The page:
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Let's say I have this Java code (midterm review!):

public class A {
public int key;
}

public class B extends A {
}

public class Problem1 {
public static void f(A x) {
A y = x;
y.key = x.key + 1;
}

public static void f(B x) {
B y = new B();
y.key = x.key + 2;
x = y;
}

public static void main(String[] args) {
A p = new A();
p.key = 3;
B q = new B();
q.key = 10;
f(p);
f(q);
p = q;
f(p);
System.out.println(p.key);
}
}

I'm not sure I properly understand p = q. Here's my understanding thus far: because B extends A, this operation is allowed but it doesn't make p and q point to the same object. Rather, it updates the key value for p but it remains of class A. Which is why f(p) at the end returns 11. This doesn't follow with what I thought I knew about Java previously so an explanation would be appreciated.

For example if I have int a = 4 and int b = 3, then I do:

a = b;
b++;
return a;

a will return 3, even though it should be pointing to the same thing that b is pointing to?

Please advise.

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3  
Primitives are treated differently. If you have Integer instead of int in your example, it will work as you expect. – sashkello Oct 8 '13 at 2:32
    
Check out second answer here: stackoverflow.com/questions/869033/… – sashkello Oct 8 '13 at 2:33

Think about it. The Java primitive holds the actual value in the memory byte area: So if a = 4 and b = 3 , then a 8-byte machine memory area may hold it like (in binary)

a = 0 0 0 0 0 0 1 1 
b = 0 0 0 0 0 0 1 0

Now, when you say a=b; means

a = 0 0 0 0 0 0 1 0 
b = 0 0 0 0 0 0 1 0

Then b++ (i.e. b = b+1)

a = 0 0 0 0 0 0 1 0 
b = 0 0 0 0 0 0 1 1

Then

return a;

Then  a = 0 0 0 0 0 0 1 0 (i.e. 3)

Hope you understand it for a primitive value. Though for an object in java this is a different case altogether.

Now think, a and b are NOT primitive, rather object having a int field. A Sample class may look like

class Test {
private int value;

public Test(int value){
 this.value = value;
}

public int getValue(){
return value;
}

public int increment(){
value++;
}
}

Then a = new Test(4); and b = new Test(3); is represented in memory like:

Heap:

a = x63489DF8 ---> [Test(4) Object, value = 4, Heap Memory address = x63489DF8]
b = xDFA78945 ---> [Test(3) Object, value = 3, Heap Memory address = xDFA78945]

(a and b holds a heap memory address which points to the objects)

Now, when you say a=b; means

a = xDFA78945 ---> [Test(3) Object value = 3, Heap Memory address = xDFA78945]
b = xDFA78945 ---> [Test(3) Object value = 3, Heap Memory address = xDFA78945]

(the object in memory address x63489DF8 is garbage collectible and a, b are referring to same object)

Now, say b.increment(); then the object in memory area xDFA78945 is manipulated and new object becomes [Test(3) Object value = 4, Heap Memory address = xDFA78945].

a = xDFA78945 ---> [Test(3) Object value = 4, Heap Memory address = xDFA78945]
b = xDFA78945 ---> [Test(3) Object value = 4, Heap Memory address = xDFA78945]

(Note that the change reflect both the reference, because both are actually pointing to the same object)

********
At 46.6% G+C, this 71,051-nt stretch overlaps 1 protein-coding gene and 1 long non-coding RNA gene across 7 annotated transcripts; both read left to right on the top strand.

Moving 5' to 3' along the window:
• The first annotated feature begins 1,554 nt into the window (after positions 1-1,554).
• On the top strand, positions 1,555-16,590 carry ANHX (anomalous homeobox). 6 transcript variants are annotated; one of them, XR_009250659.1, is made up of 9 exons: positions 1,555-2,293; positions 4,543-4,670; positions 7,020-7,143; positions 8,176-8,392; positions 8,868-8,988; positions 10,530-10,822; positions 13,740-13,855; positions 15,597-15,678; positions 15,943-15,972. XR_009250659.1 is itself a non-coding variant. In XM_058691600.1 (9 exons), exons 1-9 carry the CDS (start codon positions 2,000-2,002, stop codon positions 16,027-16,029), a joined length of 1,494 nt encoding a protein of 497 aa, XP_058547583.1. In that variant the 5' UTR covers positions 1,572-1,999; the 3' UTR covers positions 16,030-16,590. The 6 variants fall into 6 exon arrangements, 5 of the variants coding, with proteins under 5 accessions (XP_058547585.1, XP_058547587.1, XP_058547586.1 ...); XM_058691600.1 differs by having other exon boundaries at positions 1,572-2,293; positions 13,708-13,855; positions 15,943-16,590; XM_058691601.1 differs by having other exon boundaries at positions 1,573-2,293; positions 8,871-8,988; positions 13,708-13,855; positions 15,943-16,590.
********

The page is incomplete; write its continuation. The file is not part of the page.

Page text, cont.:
Now return a.getValue() returns 4. (i.e. change done through reference b reflects back in reference a as well)

share|improve this answer

all variables are bit holders. ok

so if it is primitive type it will be holding bits which represent a bit lavel representation of primitive .

a = b; b++; return a;

here bits representation of "3" is assigned to "a" so it is 3 now. but b still holding bits representing "3" so cange in b will stick to just "b"

now if a is a class variable and b also, in java variables always holds bit. when it is class varible it hold the bits which represent the path to reach the class object which is living on heap. so when you do this a = b; a will also hold the path to reach the object which is living on heap . so "a" and "b" both holding path to same object.

if you change in property of "a"( change property of object which is reached by path which is holded by var "a") . will reflect in b. because these are pointing to same var. enter image description here

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For example if I have int a = 4 and int b = 3, then I do:

a = b;
b++;
return a;

a will return 3, even though it should be pointing to the same thing that b is pointing to?

Primitives are handled as you'd expect them to. In other words, a will give the value 3 because it has taken up the numeric or bit value of b. However, you should look into autoboxing and immutability.

I'm not sure I properly understand p = q. Here's my understanding thus far: because B extends A, this operation is allowed but it doesn't make p and q point to the same object. Rather, it updates the key value for p but it remains of class A.

With respect to objects, the operation p = q does actually assign p such that it "refers" (see link at bottom) to the same object as q. That's why approaches like defensive copying are necessary.

This also explains why modifications are taking place despite Java passing by value through the overloaded f methods. Parameter x remains as is, disappearing as soon as a process leaves the method scope, but the state of the referred object can be modified.

Here's a question that goes into the differences between C pointers and Java references.

http://programmers.stackexchange.com/questions/141834/how-is-a-java-reference-different-from-a-c-pointer

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